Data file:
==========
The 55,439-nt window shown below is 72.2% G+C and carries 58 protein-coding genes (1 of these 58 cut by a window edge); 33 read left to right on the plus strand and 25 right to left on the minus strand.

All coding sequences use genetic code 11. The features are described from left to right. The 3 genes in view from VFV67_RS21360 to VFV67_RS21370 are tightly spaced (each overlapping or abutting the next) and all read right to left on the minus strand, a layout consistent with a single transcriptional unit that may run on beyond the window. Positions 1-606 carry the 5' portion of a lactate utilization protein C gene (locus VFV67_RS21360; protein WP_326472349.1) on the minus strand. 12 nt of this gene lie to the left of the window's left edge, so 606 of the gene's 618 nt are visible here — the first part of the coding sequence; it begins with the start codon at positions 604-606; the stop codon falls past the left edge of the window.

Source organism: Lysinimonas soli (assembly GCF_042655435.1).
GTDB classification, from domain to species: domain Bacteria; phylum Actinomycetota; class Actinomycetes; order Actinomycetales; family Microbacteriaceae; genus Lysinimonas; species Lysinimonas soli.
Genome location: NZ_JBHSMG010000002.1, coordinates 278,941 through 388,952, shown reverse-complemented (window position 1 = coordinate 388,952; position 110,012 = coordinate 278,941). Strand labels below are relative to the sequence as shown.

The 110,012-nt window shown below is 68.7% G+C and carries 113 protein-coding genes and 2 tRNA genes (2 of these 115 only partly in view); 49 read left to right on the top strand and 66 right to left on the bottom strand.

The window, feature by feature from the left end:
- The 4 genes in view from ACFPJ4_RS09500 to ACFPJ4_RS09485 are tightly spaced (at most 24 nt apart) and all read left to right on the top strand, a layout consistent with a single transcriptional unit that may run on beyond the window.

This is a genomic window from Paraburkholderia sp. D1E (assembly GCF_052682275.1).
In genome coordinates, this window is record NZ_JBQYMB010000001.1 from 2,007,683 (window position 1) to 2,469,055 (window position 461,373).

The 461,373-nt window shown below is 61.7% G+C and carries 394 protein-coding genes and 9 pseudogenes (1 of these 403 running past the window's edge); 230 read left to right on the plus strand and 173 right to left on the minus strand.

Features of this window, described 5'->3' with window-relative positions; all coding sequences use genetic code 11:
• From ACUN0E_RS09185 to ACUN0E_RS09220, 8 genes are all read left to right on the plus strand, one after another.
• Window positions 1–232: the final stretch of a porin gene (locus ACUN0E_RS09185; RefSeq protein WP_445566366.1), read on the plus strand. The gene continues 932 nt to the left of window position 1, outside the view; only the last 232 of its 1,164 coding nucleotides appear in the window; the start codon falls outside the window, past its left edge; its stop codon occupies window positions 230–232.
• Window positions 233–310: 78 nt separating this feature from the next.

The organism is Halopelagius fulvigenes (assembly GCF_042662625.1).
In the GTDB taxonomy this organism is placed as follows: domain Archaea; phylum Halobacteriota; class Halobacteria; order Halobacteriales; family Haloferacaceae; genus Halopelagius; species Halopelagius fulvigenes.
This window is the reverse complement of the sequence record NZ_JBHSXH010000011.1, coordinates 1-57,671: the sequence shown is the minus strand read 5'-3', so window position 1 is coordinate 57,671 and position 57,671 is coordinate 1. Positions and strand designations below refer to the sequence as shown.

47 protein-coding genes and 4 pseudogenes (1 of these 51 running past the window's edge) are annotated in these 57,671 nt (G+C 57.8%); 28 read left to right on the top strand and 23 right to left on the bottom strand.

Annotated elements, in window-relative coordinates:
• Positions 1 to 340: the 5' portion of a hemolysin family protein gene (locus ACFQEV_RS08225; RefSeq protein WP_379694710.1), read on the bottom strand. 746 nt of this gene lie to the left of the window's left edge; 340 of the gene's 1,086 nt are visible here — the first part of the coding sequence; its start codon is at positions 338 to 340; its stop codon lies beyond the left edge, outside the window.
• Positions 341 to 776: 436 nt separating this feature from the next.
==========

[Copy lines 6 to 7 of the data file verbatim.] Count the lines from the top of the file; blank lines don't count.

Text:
The 110,012-nt window shown below is 68.7% G+C and carries 113 protein-coding genes and 2 tRNA genes (2 of these 115 only partly in view); 49 read left to right on the top strand and 66 right to left on the bottom strand.

The window, feature by feature from the left end: